Putin says leaders should unite to end anti-Christian persecution

DALLAS, August 2, 2013 — Vladimir Putin said last week that he observes “with alarm” that “in many of the world’s regions, especially in the Middle East and in North Africa, inter-confessional tensions are mounting, and the rights of religious minorities are infringed, including Christians and Orthodox Christians.”

The Russian president made his comments at a meeting with Orthodox Christian leaders in Moscow. He urged the international community to take steps towards preserving the rights of Christian people worldwide and preventing the violence that they suffer routinely in dozens of nations around the globe.

The meeting was held with the leaders of all 15 Orthodox Churches to celebrate the 1,025th anniversary of the official adoption of Christianity by Prince Vladimir in 988 A.D. Orthodox leaders spoke out against what they consider the growing secularist suppression of Christian freedoms in Western nations like the U.K. and France, where same-sex marriage has just been legalized, and Christian business owners have been threatened with jail time and forced to pay fines for refusing to participate in homosexual wedding ceremonies.

Getting closer: Vladimir Putin and Patriarch Alexy II (Photo: AP)

Getting closer: Vladimir Putin and Patriarch Alexy II (Photo: AP)

The Russian Orthodox Church’s chief ecumenical officer, Metropolitan Hilarion, warned of “secularization in disguise of democratization” and of a “powerful energy today [that] strives to finally break with Christianity, which controlled its totalitarian impulses during 17 centuries.”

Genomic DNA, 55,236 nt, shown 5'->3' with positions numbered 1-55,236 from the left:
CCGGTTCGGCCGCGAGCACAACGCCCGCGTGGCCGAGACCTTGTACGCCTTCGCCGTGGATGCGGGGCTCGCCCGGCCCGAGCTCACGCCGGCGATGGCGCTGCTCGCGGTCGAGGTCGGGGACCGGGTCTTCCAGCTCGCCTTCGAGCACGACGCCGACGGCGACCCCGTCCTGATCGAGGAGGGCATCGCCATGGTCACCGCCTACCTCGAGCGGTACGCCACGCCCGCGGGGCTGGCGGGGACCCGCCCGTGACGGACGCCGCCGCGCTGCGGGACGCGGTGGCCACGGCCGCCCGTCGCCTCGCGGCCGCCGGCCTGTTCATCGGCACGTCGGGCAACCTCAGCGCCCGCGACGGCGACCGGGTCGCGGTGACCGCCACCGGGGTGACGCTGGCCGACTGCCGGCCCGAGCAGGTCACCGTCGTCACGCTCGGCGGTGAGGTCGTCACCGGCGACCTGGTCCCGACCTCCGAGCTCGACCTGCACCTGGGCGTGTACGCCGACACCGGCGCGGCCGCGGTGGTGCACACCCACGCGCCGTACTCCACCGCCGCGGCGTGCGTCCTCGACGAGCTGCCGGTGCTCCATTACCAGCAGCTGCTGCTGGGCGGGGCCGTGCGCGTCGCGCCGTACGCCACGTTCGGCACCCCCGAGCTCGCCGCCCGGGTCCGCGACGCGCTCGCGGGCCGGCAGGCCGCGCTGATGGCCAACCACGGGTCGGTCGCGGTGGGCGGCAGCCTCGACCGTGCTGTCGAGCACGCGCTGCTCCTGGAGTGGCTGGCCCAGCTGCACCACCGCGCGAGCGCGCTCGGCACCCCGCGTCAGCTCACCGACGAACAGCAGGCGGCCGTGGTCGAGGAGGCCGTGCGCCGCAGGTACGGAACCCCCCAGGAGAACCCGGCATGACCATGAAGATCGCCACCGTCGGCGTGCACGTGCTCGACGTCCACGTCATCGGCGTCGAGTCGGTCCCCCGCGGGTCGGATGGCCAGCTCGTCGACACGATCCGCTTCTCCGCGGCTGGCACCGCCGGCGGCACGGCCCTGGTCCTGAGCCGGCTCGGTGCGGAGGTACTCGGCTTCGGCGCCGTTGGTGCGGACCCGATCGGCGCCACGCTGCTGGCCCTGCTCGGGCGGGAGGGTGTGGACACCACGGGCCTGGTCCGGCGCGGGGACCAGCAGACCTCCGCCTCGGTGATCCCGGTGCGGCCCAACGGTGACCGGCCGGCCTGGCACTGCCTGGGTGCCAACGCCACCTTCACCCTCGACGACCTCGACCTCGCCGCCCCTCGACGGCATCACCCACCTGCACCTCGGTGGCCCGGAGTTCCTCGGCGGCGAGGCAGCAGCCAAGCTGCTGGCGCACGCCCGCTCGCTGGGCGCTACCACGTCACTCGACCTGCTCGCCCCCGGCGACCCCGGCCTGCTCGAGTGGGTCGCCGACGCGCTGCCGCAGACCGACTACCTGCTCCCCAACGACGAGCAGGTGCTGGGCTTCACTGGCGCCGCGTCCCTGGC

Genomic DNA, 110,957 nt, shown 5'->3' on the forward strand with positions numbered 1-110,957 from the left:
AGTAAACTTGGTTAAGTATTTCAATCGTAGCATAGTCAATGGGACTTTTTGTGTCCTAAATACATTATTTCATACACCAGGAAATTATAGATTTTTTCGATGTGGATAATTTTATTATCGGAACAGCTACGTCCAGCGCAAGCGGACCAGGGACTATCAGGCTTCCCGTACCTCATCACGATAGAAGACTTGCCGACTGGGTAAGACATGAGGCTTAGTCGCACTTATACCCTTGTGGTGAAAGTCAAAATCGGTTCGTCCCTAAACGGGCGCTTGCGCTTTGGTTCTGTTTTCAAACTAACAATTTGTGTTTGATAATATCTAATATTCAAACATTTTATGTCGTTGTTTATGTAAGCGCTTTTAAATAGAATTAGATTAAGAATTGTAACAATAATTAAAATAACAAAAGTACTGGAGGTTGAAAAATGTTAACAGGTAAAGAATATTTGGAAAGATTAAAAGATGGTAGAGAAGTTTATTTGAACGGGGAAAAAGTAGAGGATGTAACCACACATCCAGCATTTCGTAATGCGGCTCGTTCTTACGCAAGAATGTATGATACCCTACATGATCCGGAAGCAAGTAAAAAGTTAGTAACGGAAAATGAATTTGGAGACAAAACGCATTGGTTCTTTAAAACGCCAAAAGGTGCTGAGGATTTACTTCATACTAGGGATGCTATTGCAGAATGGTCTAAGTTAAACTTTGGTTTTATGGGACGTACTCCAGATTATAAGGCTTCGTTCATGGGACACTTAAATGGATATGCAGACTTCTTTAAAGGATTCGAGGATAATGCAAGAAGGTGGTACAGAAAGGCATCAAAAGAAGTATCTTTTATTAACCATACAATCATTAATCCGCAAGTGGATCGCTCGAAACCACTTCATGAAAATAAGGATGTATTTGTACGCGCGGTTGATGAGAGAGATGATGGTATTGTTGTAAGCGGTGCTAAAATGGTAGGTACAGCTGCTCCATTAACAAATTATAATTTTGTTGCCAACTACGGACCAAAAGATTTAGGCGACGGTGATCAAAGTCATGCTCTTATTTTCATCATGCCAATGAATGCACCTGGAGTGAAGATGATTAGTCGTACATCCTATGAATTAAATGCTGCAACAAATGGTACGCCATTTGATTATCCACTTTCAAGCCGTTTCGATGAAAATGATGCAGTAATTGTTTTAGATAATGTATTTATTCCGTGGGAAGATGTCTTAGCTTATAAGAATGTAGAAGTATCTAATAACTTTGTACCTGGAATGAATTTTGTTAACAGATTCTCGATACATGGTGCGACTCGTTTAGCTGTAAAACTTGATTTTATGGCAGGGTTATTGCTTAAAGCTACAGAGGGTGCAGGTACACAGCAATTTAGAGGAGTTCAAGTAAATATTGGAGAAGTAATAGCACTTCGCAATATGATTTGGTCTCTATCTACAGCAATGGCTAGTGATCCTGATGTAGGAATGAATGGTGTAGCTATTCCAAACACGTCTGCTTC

“Eventually,” Hilarion said, “it unconsciously strives to set up an absolute dictatorship that demands total control over each member of society. Don’t we move to it when ‘for the sake of security’ we agree to obligatory electronic passports, dactyloscopy [fingerprint identification] for everyone, and photo cameras occurring everywhere?” These remarks come as Russia attracts global attention for its law banning homosexual propaganda directed at minors, and continues each year to pay fines to the European Court of Human Rights for prohibiting gay pride parades in Moscow. In June 2012, Moscow courts enacted a hundred-year ban on gay pride parades. 

Source : Washingtontimes

Mike Kaldas

all of you know more than me, I am a worse sinner than the whole world


Whatever further response is or is not posted by the person who implied Vladimir Pution was not a Christian I suggest that you Daniel make no further defense or explanation at all. I am glad you defended Vladimir Putin when his Christianity was brought into question but be careful in case anyone thinks you are now defending your pown posting. (I do not think this but am aware such things can be misunderstood and even misrepresented online). As for not dreaming Putin is a Christian because of his record... well who on earth would believe that either you or I am Christians with your record or my record of sins?!

P.S. The other commentators, well this one at least, did read the words about never dreaming Putin would be a Christian due to his human rights record... but then I wonder if my record were held up to scrutiny or if Daniel's were so examined or even anyone else posting here were examined and scrutinized... well would any of us be dreamed of being Christians. I know I would not.